Public-sector spending on agricultural research is greater in the United States than just about anywhere else on Earth, other than China. Yet, when it comes to cannabis, the federal government doesn’t spend anything on non-health–related studies. That’s because, even though high-THC varieties of the plant are now legal in some form in 30 US states (and Washington DC) and hemp is legal in another 19, cannabis is still considered an illicit drug at the national level — and all research conducted on it at any university that receives public funding must conform with federal regulations.
Studying cannabis DNA is allowed, and the government is gradually becoming more permissive of hemp cultivation. But any work on the basic biology of cannabis with higher levels of THC is strictly off-limits.
That has led to a few creative workarounds. In Colorado, where cannabis has been legal for recreational use since 2014, evolutionary genomicist Daniela Vergara at the University of Colorado Boulder created a foundation to support projects she couldn’t do on campus. Unlike her university, the foundation can accept funding from the cannabis industry — money she then spends on sampling DNA from plants grown at local dispensaries and growers. Although she can analyse DNA-sequence data at the university, “I don’t touch the plant on campus or during my working hours”, she says.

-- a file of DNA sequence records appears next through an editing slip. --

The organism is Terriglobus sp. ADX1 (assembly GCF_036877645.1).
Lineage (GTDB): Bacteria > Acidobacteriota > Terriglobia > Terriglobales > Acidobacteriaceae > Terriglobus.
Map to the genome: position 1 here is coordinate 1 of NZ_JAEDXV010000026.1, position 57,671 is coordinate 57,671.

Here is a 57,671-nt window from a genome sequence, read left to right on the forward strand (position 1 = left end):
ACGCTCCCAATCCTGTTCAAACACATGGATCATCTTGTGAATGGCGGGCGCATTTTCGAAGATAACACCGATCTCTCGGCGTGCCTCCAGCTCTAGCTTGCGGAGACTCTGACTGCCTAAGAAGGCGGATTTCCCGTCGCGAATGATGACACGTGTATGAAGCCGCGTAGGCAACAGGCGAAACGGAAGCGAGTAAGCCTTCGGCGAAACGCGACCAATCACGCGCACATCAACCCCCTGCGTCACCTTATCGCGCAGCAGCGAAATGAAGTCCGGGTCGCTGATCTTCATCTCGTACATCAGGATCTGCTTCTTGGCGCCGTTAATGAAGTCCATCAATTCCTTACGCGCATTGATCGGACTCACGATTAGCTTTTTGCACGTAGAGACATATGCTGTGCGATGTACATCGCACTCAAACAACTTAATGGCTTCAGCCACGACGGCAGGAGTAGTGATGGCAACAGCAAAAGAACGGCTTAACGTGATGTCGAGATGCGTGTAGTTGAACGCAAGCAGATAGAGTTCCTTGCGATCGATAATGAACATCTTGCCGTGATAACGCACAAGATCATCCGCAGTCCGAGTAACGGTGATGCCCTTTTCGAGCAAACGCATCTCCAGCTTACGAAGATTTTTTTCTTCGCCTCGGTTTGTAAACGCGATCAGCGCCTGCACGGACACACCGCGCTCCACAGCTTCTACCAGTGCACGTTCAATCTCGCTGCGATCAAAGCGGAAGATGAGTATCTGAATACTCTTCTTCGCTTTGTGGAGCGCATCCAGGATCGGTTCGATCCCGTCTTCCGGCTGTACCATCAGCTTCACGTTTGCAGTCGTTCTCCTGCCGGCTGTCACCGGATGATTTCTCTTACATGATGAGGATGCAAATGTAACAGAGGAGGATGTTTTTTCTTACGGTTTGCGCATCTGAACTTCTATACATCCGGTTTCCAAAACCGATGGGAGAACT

Uruguay’s lawmakers were a step ahead of Canada’s: in 2013, the nation became the first to fully legalize pot. Yet researchers have faced “serious bottlenecks” in gaining access to the plant, according to an analysis published in March3, and there’s hardly any public money specifically set aside to foster cannabis research.
“Although the law indicates that the state should promote scientific research on the subject, much remains to be done,” says natural-products chemist Carlos García, who leads the Interdisciplinary Group for Cannabis Research at the University of the Republic in Montevideo. “Funds for that activity remain very scarce.”